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Nasi Goreng (Fried Rice)

3 tbsp vegetable oil, divided

2 eggs, beaten

1 medium onion, chopped

1/2 cup finely chopped sweet red pepper

2 large garlic cloves, finely chopped

2 fresh hot red chilies, thinly sliced

2 tbsp ketjap manis (Indonesian sweet soy sauce) or use

2 tbsp dark soy + 1 tbsp brown sugar

4 cups loosely packed cooked rice, preferably chilled

2 tbsp rice vinegar or fresh lime juice

4 scallions (green onions), thinly sliced

2 tbsp chopped fresh coriander

2 tbsp chopped/crushed roasted peanuts, optional

Sliced cucumber and tomatoes for garnish

Heat 1 tbsp oil in frying pan over medium high heat. Add eggs, make an omelet. Sliver omelet, reserve.
Heat remaining 2 tbsp oil in a large non stick skillet over high heat, then add onions and sweet red pepper, stir-fry 3 - 4 minutes, until lightly softened. Add garlic and chilies and stir-fry 30 seconds. Add the rice and stir-fry until rice is heated through and lightly fried, about 5 minutes. Stir in the ketjap manis or soy and sugar as well as rice vinegar or lime juice, reserved omelet, scallions and coriander until combined well and heated through. Sprinkle peanuts over top (if using) and serve garnished with cucumber and tomato slices and a wedge of lime.

Serves four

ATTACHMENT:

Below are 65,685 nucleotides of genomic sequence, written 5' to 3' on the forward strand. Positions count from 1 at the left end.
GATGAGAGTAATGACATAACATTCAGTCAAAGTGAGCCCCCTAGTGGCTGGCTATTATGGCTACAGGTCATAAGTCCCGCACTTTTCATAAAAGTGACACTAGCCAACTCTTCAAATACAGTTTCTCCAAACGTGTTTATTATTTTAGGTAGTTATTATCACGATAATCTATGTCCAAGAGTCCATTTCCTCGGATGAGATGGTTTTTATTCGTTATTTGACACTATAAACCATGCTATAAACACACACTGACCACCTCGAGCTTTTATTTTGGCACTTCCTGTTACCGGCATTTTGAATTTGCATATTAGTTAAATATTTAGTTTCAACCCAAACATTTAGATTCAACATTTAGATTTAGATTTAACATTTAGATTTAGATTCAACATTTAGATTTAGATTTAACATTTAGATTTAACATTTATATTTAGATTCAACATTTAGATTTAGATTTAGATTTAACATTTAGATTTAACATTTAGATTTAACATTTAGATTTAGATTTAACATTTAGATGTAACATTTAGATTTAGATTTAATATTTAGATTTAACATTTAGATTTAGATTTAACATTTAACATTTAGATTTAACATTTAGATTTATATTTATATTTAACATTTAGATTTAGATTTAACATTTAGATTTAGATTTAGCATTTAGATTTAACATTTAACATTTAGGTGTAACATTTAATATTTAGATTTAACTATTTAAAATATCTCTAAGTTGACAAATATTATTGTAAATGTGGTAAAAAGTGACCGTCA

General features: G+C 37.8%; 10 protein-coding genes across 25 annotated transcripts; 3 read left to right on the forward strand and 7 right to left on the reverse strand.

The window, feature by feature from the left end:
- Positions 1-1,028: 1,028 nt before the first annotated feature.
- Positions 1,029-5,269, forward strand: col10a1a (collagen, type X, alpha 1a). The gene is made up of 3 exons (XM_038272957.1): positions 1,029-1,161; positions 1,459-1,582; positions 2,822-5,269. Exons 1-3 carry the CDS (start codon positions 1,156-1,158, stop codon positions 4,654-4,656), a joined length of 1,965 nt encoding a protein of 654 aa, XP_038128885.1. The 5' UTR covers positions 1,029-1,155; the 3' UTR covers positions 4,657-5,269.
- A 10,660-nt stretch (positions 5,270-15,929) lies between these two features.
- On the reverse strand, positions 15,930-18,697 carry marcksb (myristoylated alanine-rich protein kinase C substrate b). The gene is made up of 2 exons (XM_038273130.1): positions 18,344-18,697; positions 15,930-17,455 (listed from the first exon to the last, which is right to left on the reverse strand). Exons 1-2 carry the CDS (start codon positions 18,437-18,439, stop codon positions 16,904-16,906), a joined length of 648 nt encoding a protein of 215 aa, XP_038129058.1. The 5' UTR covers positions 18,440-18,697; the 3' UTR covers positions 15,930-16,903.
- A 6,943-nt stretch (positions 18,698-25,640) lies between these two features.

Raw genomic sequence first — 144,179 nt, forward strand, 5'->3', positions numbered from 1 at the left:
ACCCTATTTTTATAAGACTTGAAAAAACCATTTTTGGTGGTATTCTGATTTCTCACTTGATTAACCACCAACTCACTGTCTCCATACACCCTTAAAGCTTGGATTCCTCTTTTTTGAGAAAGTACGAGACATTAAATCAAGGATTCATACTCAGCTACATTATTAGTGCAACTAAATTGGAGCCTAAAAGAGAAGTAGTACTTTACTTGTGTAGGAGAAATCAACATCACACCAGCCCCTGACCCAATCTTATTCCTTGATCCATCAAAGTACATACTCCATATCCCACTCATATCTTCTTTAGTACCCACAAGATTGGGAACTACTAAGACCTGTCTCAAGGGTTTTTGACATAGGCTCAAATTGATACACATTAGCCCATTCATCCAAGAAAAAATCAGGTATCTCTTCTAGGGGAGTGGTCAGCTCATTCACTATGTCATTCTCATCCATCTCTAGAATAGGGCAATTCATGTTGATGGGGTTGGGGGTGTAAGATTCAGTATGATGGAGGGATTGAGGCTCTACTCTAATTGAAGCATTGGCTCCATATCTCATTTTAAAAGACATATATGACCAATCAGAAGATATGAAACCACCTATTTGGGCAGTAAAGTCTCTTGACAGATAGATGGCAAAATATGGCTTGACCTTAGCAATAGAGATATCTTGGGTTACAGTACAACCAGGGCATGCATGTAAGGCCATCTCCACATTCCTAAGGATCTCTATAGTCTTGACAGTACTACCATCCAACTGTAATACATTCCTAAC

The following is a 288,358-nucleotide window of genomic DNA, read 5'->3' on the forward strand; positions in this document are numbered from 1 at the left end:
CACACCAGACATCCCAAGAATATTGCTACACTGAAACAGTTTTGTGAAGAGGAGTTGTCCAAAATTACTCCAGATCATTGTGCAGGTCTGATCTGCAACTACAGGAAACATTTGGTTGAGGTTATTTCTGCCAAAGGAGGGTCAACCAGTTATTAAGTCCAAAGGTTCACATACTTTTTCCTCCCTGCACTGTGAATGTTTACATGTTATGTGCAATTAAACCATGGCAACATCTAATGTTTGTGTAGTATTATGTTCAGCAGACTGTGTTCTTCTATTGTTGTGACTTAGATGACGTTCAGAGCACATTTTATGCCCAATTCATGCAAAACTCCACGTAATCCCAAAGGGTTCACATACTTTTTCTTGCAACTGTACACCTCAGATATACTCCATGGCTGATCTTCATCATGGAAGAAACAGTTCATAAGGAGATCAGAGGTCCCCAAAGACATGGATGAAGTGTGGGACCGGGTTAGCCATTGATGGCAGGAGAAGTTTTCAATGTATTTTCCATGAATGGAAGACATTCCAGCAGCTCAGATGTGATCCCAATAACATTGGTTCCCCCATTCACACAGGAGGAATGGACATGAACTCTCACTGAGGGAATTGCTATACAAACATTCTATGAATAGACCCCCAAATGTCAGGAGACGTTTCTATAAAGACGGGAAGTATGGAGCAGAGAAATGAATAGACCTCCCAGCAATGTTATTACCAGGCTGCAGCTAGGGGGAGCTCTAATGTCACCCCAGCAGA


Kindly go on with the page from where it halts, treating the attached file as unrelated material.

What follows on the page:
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Curry In Japan

When we planned our trip to Japan, we were looking forward to enjoying authentic Japanese cuisine during our travels, never anticipating that the most memorable dish we would encounter would be something quite familiar – curry! 


We first discovered Japanese curry in the famous Nakamuraya restaurant, in Tokyo’s chic Shinjuku district, where chicken and seafood curries were prominently displayed on the menu. For Indian visitors like us, this was irresistible - we had to try them! The curry came in a sauceboat, accompanied by a plate of white rice, grated Parmesan cheese and little dishes of fukujinzuke, pickled vegetables. The flavors of the curry were distinctly Indian, which only deepened the mystery. There was nothing in the décor or name of the restaurant that hinted at an Indian connection, so why was a Japanese restaurant in Tokyo serving Indian food?